By Gordon Hull
Over on Cyborgology, my colleague Robin James has a post up about Taylor Swift’s promotion of her new album. James focuses on two moments in that promotion: on the one hand, Swift has removed her music from the free streaming part of Spotify, on the grounds that it insufficiently compensates her (and others’) labor in producing it. On the other hand, she released a video, “Blank,” that watches more like an interactive video game. On James’ argument, both of these strategies amount to an effort on Swift’s part to control and otherwise dictate the terms of her affective labor. On the surface of it, that’s laudable enough, and certainly the Internet can readily be seen as an enormously complex vehicle for extracting surplus value from its users by getting them to work for free. As Terry Hart tirelessly points out on Copyhype, Silicon Valley makes a lot of money off of other people’s work, and shockingly little of that money finds its way back to the content industries: Silicon Valley obscures (and does not compensate) the enormous amount of affective labor on which it depends.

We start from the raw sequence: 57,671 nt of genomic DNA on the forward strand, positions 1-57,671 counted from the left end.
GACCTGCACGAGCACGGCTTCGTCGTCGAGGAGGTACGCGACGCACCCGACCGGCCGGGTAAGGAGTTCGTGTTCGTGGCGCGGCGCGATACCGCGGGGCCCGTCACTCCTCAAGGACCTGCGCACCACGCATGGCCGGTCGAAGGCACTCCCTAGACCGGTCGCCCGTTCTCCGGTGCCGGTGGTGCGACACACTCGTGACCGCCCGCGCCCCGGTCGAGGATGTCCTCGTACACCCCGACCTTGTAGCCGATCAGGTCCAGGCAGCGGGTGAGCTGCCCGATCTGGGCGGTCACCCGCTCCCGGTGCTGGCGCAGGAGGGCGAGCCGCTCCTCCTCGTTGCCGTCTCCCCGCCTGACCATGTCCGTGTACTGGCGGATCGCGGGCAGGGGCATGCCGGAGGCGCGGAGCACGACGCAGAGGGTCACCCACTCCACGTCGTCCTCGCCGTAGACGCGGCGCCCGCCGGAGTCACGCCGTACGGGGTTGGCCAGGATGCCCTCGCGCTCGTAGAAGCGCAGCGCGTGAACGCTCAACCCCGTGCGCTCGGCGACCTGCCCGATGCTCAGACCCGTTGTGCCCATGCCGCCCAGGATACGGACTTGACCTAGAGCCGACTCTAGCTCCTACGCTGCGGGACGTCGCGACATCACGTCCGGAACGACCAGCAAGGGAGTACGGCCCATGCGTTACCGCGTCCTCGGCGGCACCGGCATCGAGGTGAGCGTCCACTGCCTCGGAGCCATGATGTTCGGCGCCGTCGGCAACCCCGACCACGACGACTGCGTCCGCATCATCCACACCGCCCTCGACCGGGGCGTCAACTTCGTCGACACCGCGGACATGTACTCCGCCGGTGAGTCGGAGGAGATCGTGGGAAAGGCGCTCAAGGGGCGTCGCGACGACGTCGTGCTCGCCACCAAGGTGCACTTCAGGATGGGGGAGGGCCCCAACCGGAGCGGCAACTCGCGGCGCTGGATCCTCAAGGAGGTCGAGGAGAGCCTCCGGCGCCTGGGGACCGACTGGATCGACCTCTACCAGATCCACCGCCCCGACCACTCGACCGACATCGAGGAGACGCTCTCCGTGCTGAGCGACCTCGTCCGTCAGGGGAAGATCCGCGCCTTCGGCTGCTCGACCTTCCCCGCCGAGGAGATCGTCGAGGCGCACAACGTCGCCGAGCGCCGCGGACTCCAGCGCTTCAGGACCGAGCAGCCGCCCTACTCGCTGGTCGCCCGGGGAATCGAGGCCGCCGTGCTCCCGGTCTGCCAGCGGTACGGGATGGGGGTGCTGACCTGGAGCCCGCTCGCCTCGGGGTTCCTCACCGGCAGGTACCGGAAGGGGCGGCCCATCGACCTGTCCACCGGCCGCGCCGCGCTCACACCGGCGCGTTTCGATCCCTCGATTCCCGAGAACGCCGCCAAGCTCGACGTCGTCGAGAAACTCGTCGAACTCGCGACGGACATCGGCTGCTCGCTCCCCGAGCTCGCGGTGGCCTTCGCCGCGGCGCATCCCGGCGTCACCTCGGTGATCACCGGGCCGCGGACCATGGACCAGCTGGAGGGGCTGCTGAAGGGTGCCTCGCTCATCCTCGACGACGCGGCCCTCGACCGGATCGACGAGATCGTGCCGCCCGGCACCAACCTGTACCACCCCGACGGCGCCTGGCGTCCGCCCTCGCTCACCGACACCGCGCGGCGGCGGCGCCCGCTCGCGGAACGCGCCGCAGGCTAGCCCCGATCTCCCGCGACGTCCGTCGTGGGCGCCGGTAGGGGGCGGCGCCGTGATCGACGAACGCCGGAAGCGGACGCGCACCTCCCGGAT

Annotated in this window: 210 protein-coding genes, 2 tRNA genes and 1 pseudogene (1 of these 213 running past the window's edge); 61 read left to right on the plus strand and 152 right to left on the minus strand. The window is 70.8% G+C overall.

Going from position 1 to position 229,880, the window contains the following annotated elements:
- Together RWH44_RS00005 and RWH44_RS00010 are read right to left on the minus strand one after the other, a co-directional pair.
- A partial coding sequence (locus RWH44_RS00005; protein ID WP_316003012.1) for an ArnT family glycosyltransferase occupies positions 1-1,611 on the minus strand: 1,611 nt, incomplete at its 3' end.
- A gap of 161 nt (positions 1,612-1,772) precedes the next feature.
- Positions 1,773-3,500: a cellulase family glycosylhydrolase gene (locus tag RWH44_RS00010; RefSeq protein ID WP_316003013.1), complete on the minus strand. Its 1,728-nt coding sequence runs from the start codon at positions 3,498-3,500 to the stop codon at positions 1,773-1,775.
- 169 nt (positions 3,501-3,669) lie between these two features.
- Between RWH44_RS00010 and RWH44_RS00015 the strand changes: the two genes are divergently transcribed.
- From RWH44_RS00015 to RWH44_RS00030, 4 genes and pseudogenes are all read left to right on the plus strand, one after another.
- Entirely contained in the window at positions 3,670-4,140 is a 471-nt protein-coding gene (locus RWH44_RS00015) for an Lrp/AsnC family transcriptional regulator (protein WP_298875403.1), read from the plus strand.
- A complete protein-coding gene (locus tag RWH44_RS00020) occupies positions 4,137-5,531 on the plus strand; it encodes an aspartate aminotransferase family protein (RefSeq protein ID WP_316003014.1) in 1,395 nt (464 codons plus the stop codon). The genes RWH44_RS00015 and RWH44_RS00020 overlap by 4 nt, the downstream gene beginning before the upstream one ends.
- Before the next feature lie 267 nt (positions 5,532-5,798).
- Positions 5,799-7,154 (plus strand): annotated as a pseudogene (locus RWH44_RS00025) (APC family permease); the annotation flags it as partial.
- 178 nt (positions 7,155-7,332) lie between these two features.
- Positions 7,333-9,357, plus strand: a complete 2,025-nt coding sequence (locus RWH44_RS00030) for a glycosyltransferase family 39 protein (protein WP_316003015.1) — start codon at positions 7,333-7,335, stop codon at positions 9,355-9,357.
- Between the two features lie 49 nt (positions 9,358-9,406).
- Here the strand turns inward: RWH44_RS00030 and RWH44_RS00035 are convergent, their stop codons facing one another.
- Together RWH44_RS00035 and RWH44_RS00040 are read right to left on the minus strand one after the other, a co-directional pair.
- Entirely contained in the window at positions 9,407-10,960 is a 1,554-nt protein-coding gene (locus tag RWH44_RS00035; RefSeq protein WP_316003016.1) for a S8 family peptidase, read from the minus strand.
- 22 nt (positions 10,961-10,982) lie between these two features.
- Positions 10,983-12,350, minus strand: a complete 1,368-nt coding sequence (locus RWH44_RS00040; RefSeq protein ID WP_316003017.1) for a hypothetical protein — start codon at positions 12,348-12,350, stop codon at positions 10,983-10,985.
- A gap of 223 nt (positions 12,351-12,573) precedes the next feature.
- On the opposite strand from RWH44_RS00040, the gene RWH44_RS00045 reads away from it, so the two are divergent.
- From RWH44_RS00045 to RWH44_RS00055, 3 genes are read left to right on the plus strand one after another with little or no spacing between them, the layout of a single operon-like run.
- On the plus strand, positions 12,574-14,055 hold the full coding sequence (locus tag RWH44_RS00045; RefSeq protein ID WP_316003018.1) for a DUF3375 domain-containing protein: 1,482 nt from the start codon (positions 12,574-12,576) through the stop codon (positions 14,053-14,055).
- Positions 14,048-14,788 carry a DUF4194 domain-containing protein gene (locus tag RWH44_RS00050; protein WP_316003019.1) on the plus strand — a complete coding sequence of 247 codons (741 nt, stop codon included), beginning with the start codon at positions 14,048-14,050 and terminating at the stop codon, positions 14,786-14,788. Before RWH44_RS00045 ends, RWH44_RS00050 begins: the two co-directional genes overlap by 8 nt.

The problem here, as James points out (and that the Terranova piece linked to above is quite clear about), is that the metaphorics of Swift’s moves reinforce some difficult stereotypes, and they do so in a way that itself obscures a lot of affective labor. In the Spotify case, Swift all at once demands compensation for her labor and occludes the labor of the fans on Spotify. James: “What about the fan labor of training the streaming algorithms? Of liking and unliking, skipping and playlist building? Swift doesn’t mention the unfairness of this sort of free labor.” Not only that, she distinguishes between her labor and fan labor by promoting hers as “art,” and demoting the work of fans to mere “craft.” Again, James: the art/craft distinction has historically worked to “construct some people’s labor as important and valuable and other people’s labor as mundane, [and] Swift’s appeals to art and value distinguish between affective labor that deserves compensation, and affective labor that, by implication, ought to remain uncompensated.“ Then, just in case anybody had missed the odd politics at work, Swift proposes that some music – the sorts of things that get played at clubs – is like having flings or other putatively low-value relationships, where some (authentic) music is like finding “the one” and then marrying him/her, publicly codifying a commitment never to seek any other source of gratification, especially ones that doesn’t follow the right rules.